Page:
You all know I love my wines, and especially my rich, buttery, oaked chardonnays. So when I found out that today, October 29, is Chardonnay day, I was overjoyed. In the world of wine, cabernet sauvignon is known as the king of wines and its partner and queen is chardonnay. Chardonnay grapes are the most widely planted grape variety in the world. They grow all in all regions, and in most types of soil. Though chardonnay grapes are very malieable, and can grow just about anywhere, they do have a few soil requirements to make them great. Chardonnay grapes need soil that is rich with clay, chalk and limestone. Today, chardonnay grapes are grown all over the world, but they originated in …. Chardonnay, in the Burgundy region of Eastern France. In California alone, there are over 100,000 acres of vineyards dedicated to chardonnay grapes alone and about 520,000 acres or 210,000 hectares worldwide.
The chardonnay grape is a neutral grape. Many of its flavors and characteristics come from the terroir or land and soil of the region where it is grown. There can be many different variations even within the same vineyard, depending on the soil. You can find many different types of chardonnays too, once again depending on where they are grown and produced. Some varieties are oaked and buttery, which are my favorites. They are rich and full bodied and often have hints and flavors of butter, vanilla or caramel. In cooler climates, chardonnays will have a more buttery taste. In warmer climates, the wines will take on more citrus and tropical fruit characteristics and they will be more light to medium bodied. A creamy chardonnay has hints of tropical fruits and butterscotch. It too is a rich chardonnay, and is very, very good. I will NEVER turn it down, that’s for sure.
Not only are are chardonnay grapes used for chardonnay wines, but they are also the basis for many other white wines as well, such as Chenin Blanc, Pinot Blanc and even champagne, just to name a few.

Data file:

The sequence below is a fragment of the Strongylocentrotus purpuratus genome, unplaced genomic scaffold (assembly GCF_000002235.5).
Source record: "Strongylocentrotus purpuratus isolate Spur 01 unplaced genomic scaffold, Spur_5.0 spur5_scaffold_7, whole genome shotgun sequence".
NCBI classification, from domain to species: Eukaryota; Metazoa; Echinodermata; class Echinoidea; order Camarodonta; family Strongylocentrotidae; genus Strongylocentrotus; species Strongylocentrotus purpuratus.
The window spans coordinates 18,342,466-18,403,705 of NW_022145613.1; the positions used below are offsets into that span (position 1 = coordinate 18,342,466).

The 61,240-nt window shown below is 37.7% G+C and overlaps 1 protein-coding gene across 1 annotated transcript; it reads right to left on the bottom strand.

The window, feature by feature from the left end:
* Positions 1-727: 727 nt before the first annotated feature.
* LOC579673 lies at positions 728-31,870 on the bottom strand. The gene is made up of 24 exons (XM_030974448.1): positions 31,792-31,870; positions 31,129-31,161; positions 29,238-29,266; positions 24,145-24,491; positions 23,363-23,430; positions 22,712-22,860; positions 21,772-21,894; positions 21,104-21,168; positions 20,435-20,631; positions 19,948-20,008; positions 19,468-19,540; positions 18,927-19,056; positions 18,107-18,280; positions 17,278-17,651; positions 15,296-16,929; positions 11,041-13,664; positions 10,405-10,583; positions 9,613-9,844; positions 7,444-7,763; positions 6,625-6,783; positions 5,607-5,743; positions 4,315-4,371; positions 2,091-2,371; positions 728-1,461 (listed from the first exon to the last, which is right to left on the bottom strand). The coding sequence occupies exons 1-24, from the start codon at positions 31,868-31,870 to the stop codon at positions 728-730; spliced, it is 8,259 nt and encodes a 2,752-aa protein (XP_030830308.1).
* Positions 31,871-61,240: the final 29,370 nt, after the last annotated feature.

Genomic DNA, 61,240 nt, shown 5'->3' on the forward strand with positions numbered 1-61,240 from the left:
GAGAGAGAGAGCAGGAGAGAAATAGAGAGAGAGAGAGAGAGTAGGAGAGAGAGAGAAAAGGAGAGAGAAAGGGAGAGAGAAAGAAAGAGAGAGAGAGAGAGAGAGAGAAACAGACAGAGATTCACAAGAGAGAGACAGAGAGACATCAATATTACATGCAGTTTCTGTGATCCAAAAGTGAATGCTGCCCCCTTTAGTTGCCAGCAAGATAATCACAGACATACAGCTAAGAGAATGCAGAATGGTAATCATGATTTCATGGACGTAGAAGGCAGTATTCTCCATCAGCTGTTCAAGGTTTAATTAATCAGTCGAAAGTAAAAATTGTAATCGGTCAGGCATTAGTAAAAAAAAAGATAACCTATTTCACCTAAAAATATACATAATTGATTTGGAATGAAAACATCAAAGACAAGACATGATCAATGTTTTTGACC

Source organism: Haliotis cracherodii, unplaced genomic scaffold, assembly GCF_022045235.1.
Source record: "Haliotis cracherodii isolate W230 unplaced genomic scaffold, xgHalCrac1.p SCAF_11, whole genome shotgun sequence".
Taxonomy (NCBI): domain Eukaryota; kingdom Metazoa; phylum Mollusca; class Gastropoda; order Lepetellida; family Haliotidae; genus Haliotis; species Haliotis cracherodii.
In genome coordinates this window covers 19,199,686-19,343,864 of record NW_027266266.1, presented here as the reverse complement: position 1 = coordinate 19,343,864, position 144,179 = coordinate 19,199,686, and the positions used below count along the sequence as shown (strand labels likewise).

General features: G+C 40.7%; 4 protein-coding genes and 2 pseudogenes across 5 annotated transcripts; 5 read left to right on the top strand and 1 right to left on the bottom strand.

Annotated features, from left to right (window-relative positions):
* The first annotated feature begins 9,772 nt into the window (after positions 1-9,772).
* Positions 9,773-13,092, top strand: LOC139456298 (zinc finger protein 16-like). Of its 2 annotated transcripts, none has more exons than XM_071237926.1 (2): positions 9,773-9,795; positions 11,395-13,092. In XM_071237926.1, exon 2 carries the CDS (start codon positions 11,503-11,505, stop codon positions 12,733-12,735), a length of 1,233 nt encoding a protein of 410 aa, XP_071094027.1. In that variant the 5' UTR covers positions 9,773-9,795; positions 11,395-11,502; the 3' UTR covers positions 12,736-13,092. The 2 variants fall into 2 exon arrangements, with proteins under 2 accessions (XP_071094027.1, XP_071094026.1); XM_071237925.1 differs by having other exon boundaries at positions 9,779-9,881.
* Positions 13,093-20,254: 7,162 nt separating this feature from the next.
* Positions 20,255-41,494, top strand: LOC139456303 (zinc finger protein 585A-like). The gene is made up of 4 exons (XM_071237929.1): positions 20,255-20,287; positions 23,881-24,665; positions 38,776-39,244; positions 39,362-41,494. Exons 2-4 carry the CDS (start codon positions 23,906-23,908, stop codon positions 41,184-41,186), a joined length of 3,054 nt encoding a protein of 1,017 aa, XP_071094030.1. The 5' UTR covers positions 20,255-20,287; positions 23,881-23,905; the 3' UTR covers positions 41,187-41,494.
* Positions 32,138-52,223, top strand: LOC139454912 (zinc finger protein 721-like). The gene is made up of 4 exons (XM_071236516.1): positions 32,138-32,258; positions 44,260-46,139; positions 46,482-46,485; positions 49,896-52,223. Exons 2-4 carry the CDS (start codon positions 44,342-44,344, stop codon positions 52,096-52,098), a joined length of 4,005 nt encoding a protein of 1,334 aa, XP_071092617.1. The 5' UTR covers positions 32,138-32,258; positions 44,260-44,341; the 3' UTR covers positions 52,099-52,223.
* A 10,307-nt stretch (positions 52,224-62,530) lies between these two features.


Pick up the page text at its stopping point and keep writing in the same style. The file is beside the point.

Chardonnay grapes after harvest.
Like all white wines, Chardonnay should be served chilled. If the wine is too warm, the alcohol tastes hot while the flavors are muddled. Too cold, and the aromas and flavors are muted. The best temperature range is 50–55°F, which can be achieved by two hours in the refrigerator or 30–40 minutes in an ice-water bath.
The most famous chardonnay in the world, is from Chateau Montalena, in Napa Valley, California. It is “famous for winning the white wine section of the historic “Judgment of Paris” wine competition, in 1975. Chateau Montelena’s Chardonnay was in competition with nine other wines from France and California under a blind tasting, with 11 judges participating in the event. All 11 judges awarded their top scores to either the Chardonnays from Chateau Montelena or Chalone Winery, another California wine producer”, which was represented in the 2008 movie Bottle Shock. There is even a bottle of this famous wine displayed at the Smithsonian Institute, Washington D.C. Since I am originally from California, I am partial and perhaps more than a little biased towards the California wines, although I have had many, many good chardonnays from numerous other places in the world, such as Australia, New Zealand, and South Africa too. And yes, even France.
THE famous bottle of Chateau Montelena Wine that beat the French wine in the historic “Judgment of Paris” wine competition now forever to be remembered in the Smithsonian Institute. (This picture was taken in 2017).
The Chateau Montelena Vineyards in Napa Valley, California.
So celebrate this day of Chardonnay and sit back and enjoy a glass or two. It doesn’t have to be expensive, nor does it have to be Chateau Montelena; just something you enjoy. Although, if you have Chateau Montelena, it is a VERY, VERY good wine to enjoy. I highly recommend it.